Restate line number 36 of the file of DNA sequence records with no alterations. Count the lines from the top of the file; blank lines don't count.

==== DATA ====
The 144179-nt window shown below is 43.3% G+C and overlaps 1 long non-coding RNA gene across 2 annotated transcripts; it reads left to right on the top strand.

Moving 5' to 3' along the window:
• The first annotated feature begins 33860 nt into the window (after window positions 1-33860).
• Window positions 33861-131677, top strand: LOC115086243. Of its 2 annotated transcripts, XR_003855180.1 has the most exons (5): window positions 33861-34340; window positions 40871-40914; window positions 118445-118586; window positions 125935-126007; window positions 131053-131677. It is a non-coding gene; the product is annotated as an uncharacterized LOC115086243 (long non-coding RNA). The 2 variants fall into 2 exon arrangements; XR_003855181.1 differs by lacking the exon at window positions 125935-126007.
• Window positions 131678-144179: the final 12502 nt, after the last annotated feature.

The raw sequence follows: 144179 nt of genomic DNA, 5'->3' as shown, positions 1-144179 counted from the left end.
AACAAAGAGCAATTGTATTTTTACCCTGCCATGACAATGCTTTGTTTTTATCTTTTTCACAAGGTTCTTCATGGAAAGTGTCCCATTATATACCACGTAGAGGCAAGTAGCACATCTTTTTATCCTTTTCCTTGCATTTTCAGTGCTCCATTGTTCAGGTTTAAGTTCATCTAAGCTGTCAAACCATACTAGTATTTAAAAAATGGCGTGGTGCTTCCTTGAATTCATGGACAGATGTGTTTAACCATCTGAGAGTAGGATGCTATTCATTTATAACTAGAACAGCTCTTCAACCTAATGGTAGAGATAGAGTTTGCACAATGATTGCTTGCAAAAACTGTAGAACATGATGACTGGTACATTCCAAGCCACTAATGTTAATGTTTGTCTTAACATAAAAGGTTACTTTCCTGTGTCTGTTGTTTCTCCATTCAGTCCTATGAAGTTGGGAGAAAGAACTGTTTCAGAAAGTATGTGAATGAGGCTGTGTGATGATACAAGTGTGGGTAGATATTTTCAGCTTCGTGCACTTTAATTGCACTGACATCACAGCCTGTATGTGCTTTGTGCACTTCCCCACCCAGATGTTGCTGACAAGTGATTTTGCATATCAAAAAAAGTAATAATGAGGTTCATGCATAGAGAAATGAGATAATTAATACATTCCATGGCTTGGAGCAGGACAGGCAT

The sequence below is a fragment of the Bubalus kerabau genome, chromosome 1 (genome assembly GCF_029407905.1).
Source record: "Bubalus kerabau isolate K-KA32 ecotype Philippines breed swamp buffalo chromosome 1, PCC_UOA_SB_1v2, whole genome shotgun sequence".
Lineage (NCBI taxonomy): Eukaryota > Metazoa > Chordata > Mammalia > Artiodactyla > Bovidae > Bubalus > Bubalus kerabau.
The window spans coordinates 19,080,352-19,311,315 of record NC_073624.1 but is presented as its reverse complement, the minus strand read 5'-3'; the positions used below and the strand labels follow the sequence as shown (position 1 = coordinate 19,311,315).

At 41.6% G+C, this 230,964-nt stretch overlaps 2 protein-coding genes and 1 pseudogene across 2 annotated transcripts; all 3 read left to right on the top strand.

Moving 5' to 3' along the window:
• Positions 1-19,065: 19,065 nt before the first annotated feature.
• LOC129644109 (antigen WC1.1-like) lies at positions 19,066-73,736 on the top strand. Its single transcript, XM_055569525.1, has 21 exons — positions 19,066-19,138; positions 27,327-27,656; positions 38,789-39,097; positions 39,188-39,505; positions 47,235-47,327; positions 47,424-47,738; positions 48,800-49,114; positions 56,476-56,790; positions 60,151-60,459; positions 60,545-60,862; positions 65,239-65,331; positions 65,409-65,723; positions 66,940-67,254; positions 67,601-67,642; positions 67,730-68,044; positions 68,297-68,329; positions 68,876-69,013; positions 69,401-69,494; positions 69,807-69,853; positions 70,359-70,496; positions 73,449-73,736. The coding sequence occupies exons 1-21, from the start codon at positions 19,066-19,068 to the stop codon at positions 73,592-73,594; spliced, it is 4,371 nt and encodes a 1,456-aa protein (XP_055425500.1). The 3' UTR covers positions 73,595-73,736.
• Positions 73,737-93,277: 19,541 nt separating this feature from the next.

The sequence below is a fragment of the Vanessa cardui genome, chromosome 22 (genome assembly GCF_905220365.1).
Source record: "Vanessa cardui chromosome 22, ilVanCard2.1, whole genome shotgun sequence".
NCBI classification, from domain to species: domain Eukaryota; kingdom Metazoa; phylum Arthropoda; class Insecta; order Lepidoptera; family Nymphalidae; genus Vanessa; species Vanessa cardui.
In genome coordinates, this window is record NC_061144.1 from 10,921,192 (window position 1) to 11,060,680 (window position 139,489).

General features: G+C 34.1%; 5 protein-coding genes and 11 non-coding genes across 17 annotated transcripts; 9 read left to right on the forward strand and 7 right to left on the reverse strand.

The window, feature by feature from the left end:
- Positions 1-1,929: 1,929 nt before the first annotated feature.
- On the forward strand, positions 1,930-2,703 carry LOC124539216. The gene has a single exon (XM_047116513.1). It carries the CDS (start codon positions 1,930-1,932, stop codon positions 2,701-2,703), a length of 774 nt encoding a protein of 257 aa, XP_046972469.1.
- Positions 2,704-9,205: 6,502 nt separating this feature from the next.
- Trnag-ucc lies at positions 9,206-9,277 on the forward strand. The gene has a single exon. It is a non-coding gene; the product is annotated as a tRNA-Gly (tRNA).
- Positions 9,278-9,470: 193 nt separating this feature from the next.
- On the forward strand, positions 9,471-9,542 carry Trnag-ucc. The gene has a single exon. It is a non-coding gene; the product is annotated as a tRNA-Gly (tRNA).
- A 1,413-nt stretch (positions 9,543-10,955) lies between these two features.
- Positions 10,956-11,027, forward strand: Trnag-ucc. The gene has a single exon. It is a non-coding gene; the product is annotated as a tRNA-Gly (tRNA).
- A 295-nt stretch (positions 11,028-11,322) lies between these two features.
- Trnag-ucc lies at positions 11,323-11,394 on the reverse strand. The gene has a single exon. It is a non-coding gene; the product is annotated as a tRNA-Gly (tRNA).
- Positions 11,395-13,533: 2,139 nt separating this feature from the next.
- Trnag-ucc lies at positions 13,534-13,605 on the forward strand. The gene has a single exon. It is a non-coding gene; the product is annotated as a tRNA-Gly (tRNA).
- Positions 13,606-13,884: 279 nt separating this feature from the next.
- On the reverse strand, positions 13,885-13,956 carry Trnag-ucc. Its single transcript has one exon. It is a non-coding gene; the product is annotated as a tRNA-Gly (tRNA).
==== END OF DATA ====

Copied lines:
- On the reverse strand, positions 13,885-13,956 carry Trnag-ucc. Its single transcript has one exon. It is a non-coding gene; the product is annotated as a tRNA-Gly (tRNA).